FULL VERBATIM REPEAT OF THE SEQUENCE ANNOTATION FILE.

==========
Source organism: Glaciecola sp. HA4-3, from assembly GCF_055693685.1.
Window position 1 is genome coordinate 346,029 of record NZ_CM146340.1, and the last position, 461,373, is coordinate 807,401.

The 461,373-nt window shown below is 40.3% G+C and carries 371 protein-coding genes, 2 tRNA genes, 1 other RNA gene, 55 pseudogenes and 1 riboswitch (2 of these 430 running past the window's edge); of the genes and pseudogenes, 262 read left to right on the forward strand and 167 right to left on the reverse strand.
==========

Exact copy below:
Source organism: Glaciecola sp. HA4-3, from assembly GCF_055693685.1.
Window position 1 is genome coordinate 346,029 of record NZ_CM146340.1, and the last position, 461,373, is coordinate 807,401.

The 461,373-nt window shown below is 40.3% G+C and carries 371 protein-coding genes, 2 tRNA genes, 1 other RNA gene, 55 pseudogenes and 1 riboswitch (2 of these 430 running past the window's edge); of the genes and pseudogenes, 262 read left to right on the forward strand and 167 right to left on the reverse strand.